The Respondent addressed a letter Exhibit ‘J’ to the Appellant on the 23rd June 1995 which stated: “As the works are suspended since 1993 and no date can be envisaged for resuming the project, thus also considering the added difficulties created by the war situation in the country we formally suggest to mutually convene a termination to our agreement, You will agree that it is now pointless to continue with an indefinite suspension of the works''.
I can understand why the Learned Trial Judge concluded that the termination was not unilateral. This I believe is due to the fact that Exhibit ‘J’ was couched as a proposal from the Respondent, However I disagree with his conclusion. It was almost 23 months after the suspension of the contract by both parties. However, it appears for reasons advanced by the Respondent including the war in Sierra Leone that it was a firm position they had reached, as the letter went on to state:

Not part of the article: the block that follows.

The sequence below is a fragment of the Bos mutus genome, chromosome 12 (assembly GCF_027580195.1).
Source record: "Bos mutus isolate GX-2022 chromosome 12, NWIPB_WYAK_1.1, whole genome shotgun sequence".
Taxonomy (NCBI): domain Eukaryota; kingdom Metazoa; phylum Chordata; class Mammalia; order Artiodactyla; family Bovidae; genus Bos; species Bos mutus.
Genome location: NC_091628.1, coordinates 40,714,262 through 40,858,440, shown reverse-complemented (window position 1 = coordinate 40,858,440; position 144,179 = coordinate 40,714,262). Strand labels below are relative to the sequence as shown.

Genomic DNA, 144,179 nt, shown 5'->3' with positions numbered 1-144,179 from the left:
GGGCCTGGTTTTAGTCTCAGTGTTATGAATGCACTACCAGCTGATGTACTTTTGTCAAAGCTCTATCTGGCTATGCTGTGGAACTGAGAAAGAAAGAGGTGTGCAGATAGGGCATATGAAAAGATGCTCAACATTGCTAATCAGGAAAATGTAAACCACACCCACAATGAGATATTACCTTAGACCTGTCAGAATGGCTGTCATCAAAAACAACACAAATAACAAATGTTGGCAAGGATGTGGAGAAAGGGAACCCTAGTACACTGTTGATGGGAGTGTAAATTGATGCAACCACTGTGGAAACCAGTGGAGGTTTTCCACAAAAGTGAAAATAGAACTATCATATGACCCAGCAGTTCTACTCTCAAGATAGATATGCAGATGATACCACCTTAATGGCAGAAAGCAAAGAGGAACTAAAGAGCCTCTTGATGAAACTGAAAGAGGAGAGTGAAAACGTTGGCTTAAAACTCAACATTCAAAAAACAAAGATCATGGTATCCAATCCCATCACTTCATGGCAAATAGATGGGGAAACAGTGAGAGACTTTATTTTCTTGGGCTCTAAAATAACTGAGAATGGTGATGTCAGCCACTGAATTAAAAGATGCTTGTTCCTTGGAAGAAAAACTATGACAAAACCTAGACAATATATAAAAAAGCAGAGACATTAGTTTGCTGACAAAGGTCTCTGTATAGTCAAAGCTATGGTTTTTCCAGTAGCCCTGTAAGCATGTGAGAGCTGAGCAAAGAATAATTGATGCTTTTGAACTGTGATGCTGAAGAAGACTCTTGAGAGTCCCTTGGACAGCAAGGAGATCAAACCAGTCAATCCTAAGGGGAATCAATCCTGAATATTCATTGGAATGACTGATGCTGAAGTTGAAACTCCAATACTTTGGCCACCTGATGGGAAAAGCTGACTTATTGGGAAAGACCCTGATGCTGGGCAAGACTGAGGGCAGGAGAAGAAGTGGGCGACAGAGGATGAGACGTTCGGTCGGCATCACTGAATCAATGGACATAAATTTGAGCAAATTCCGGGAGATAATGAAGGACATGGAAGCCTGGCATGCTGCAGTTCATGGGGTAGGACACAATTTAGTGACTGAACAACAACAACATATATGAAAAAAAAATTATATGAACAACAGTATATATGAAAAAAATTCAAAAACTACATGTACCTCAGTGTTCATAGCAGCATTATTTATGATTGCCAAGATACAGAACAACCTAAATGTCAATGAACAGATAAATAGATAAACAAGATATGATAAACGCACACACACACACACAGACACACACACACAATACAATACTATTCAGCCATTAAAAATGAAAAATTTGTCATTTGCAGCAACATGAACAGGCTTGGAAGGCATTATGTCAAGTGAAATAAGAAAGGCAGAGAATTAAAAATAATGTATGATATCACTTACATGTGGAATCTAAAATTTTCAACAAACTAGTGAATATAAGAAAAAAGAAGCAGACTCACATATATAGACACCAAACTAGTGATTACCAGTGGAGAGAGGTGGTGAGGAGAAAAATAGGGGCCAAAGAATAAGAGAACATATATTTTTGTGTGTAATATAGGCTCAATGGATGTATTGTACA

“On the other hand should the project ever be resumed in the future, we shall be pleased to consider a new and up-to-date proposition from vour side”. Emphasis mine.
The Appellant in reply by Exhibit ‘K’ dated 29th June 1995 stated:
“On the issue of convening a termination to our contract on the grounds of the current state of the security in the country, we consider your proposal not in our interest and therefore cannot accept such an arrangement. An extension to the indefinite suspension currently in force yvill probably be viewed as appropriate in the light of the prevailing circumstances”.
Here lies the difference between the parties on this issue.
I find Exhibit ‘L’ dated 3rd July 1995 much more illuminating in trying to second guess the Learned Trial Judge’s reason for reaching his conclusion that the termination was not unilateral. The Respondent stated in Exhibit ‘L’